Brainstorming is a well established technique to get ideas from a group of people.

It’s intended as a creative process focused on idea generation and must not be combined with idea assessment.

You don’t want someone to volunteer an idea and for someone else to dismiss it as stupid.

Any idea may have merits.

There are different techniques for brainstorming but my preferred method is a combination of personal thinking and group thinking.

Step 1 is to define the problem you want the group to focus on and your goal from the brainstorming exercise. Make sure everyone understands.

For example are you investigating the causes of a problem or are you trying to solve a cause?

Step 2 is to give everyone in the group a few minutes to write down their ideas on the causes of the problem or how to fix it.

Step 3 is to take an idea of each member of the group in turn and write it on a flipchart – or post it stickers on a wall. You may want to group the ideas in some way or you can go through later to sort into some kind of sequence.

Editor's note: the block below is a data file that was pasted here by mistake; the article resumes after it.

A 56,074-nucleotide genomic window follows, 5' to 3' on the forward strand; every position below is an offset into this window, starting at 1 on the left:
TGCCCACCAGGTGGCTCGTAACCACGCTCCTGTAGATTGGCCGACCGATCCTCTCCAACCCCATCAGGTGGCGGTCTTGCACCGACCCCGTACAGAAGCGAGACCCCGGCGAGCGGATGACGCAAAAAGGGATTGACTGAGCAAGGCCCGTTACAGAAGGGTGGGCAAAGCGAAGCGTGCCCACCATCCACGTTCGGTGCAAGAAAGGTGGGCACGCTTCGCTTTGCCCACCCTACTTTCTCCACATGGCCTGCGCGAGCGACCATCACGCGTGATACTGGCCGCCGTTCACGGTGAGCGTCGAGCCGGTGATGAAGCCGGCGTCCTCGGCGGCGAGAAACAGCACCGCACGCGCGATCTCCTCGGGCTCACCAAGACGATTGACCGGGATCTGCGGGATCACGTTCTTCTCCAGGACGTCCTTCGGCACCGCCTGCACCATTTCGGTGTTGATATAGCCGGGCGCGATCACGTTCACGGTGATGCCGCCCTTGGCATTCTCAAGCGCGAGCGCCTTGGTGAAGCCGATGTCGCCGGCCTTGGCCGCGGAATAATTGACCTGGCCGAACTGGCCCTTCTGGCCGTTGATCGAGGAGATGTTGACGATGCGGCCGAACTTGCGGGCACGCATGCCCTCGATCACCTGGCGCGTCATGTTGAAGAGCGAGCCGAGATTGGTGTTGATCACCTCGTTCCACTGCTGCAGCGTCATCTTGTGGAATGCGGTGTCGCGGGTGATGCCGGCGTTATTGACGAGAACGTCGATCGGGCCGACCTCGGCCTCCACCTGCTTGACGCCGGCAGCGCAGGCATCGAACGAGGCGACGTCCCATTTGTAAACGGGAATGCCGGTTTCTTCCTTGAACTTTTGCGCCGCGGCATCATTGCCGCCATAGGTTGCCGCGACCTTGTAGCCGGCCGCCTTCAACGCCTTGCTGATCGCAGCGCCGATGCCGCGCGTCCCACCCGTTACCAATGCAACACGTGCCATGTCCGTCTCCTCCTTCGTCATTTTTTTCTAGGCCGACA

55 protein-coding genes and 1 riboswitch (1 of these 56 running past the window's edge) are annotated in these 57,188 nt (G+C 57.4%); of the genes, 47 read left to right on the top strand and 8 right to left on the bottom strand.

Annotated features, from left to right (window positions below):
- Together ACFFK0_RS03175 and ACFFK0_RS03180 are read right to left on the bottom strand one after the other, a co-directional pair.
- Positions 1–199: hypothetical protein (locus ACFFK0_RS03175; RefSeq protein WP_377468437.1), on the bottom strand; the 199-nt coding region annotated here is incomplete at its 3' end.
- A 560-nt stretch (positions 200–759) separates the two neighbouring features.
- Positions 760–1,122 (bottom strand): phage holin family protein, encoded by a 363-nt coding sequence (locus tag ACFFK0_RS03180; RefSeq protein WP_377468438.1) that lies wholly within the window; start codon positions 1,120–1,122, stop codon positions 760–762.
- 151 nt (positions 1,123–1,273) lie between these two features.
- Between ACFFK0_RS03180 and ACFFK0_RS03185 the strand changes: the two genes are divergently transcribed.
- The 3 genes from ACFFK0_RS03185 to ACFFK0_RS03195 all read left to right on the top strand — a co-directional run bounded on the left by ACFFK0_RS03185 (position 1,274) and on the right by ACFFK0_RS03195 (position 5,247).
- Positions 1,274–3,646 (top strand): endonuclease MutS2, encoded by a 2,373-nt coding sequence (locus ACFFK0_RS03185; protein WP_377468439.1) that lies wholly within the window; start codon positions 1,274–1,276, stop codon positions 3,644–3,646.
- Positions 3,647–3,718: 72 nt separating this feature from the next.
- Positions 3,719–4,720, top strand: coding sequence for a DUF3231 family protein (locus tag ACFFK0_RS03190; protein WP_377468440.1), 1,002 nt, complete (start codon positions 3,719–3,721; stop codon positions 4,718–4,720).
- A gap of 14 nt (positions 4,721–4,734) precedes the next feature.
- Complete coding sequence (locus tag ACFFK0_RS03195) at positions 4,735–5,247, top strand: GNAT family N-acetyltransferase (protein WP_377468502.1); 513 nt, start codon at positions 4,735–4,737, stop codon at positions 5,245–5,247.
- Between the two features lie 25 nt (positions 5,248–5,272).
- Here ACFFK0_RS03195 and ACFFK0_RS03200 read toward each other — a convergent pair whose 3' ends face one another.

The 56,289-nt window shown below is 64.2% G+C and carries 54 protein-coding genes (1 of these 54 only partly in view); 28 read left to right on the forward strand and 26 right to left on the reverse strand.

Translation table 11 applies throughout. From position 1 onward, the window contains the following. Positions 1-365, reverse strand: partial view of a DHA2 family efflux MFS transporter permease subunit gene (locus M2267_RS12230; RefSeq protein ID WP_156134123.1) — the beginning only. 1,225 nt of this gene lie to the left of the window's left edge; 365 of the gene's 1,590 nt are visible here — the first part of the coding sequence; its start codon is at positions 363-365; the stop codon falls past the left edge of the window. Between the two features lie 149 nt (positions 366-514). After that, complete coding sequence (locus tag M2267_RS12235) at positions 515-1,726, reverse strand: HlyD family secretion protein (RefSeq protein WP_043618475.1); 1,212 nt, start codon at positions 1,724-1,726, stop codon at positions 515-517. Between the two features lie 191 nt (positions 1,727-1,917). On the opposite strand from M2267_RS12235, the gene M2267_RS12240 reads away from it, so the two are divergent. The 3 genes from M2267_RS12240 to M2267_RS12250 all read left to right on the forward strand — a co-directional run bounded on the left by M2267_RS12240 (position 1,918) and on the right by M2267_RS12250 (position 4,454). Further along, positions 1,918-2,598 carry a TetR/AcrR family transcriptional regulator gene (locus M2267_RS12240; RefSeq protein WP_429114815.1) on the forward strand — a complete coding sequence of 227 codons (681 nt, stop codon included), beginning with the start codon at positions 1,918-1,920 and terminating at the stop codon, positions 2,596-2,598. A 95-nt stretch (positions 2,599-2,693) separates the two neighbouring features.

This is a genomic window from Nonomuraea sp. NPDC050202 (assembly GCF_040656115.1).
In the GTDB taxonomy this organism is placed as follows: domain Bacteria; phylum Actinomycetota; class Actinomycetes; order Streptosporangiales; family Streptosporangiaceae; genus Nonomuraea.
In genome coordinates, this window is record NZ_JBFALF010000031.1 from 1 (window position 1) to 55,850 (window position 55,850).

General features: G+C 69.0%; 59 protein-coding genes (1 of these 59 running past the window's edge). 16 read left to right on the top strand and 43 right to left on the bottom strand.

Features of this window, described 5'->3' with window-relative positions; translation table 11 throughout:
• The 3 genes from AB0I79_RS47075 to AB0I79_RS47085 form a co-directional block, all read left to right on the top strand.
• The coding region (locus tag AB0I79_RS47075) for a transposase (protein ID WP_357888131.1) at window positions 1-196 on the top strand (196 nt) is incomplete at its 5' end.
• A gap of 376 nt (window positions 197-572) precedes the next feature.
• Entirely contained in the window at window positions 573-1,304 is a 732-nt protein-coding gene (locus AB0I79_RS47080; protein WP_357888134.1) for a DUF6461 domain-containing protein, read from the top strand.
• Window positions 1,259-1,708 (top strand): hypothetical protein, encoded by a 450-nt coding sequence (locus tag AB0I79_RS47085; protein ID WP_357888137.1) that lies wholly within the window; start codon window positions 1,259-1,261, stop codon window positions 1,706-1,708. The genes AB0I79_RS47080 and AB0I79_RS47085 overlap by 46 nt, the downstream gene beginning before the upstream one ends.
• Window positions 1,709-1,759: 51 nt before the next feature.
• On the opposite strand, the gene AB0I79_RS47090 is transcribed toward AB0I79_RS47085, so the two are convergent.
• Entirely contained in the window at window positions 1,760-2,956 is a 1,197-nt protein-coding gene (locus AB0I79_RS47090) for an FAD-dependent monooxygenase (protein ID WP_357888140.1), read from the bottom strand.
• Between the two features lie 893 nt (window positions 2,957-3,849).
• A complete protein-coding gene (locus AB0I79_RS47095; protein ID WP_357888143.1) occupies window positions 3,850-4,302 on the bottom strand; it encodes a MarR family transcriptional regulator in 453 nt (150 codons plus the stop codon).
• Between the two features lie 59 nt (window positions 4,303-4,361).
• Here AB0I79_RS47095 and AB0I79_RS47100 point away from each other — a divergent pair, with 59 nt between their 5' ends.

Keep getting ideas until everyone has had a chance to contribute all their ideas.

Step 4 is to go through the ideas and clarify to make sure you understand.

See if they spark any extra ideas in the group.

“If we do B then we can also do B1 and B2”

You may find that several ideas are really the same when you review so you can combine or redefine.

Step 5 Ask everyone to pick their most important five or ten items. Effectively you’re getting people to vote for the ideas they like best to fix the problem.

Step 6 Tally up the votes and produce your short list.

The best ideas should have the most votes.

If there is consensus and everyone likes particular ideas, then great. You have your list of improvements.

If few ideas get more than one vote, go back to make sure that you don’t have the same basic idea repeated several times.

Go back over the problem and your goal and then ask people to pick wildcat ideas that aren’t on the consensus list.

Get people to explain why they think it fits the problem and goal and vote on whether it should be added to the consensus list.

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